Interest rate impact on borrowers vs. savers

The Federal Reserve will likely increase interest rate from post-Recession historic lows

Janet Yellen

CHICOPEE, Mass. (WWLP) – We’re not sure exactly when, but the Federal Reserve this week moved toward the first interest rate increase in nearly a decade. It’s a sign that the economy no longer needs as much support from the central bank stimulus, and continued recovery must involve protection for the future.

“Think about squirrels and what they have to do in the fall. They take nuts and put them away for the winter. We don’t have nuts out away for a future recession if it happens,” said Springfield financial adviser Mark Teed.

Economists predict borrowers have a few more months to take advantage of historically low interest rates on mortgages and car loans. And that means savers will keep losing money on their investments. That includes Americans on a fixed income – a CD rate or social security – people who really need that extra capital.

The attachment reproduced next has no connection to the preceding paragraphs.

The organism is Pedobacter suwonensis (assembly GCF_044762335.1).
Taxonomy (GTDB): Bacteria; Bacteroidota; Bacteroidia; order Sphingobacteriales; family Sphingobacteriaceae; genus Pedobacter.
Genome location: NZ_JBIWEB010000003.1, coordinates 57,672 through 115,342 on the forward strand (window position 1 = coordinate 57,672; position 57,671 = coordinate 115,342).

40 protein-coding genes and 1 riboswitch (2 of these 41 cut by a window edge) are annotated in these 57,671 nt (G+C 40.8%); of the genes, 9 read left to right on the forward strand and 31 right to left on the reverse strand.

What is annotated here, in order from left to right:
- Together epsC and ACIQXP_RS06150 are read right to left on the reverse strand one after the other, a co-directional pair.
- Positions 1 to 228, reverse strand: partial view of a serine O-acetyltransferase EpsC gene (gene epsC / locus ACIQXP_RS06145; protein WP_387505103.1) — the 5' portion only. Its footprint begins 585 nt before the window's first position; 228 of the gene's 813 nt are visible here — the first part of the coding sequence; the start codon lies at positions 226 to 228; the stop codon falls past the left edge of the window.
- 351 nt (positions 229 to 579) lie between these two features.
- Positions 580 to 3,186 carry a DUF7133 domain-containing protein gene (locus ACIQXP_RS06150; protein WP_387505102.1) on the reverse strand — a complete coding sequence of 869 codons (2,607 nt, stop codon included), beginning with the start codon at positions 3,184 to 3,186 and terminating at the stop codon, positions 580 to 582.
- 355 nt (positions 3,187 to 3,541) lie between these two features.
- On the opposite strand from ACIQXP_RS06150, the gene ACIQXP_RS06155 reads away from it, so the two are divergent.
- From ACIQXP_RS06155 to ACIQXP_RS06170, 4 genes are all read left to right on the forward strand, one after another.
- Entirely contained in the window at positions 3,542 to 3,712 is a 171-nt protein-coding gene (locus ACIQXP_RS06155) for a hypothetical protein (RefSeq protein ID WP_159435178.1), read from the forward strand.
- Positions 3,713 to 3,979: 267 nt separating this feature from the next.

“You have to count on your mortgage you utilities, I live in a condo so condo fee. There are all things that have to be taken into consideration. When you come to the third week in the month and you’re saying not too much left in the bank,” said Ann Connor of Chicopee.

An interest rate increase depends on a delicate balance of a lot of other factors, like home creation, auto sales, and small business development. In the meantime, it might not be a bad idea to take advantage of zero-interest balance transfers and introductory rates on credit cards. You may also want to consider refinancing your home, and lock in lower mortgage rates before they creep higher.

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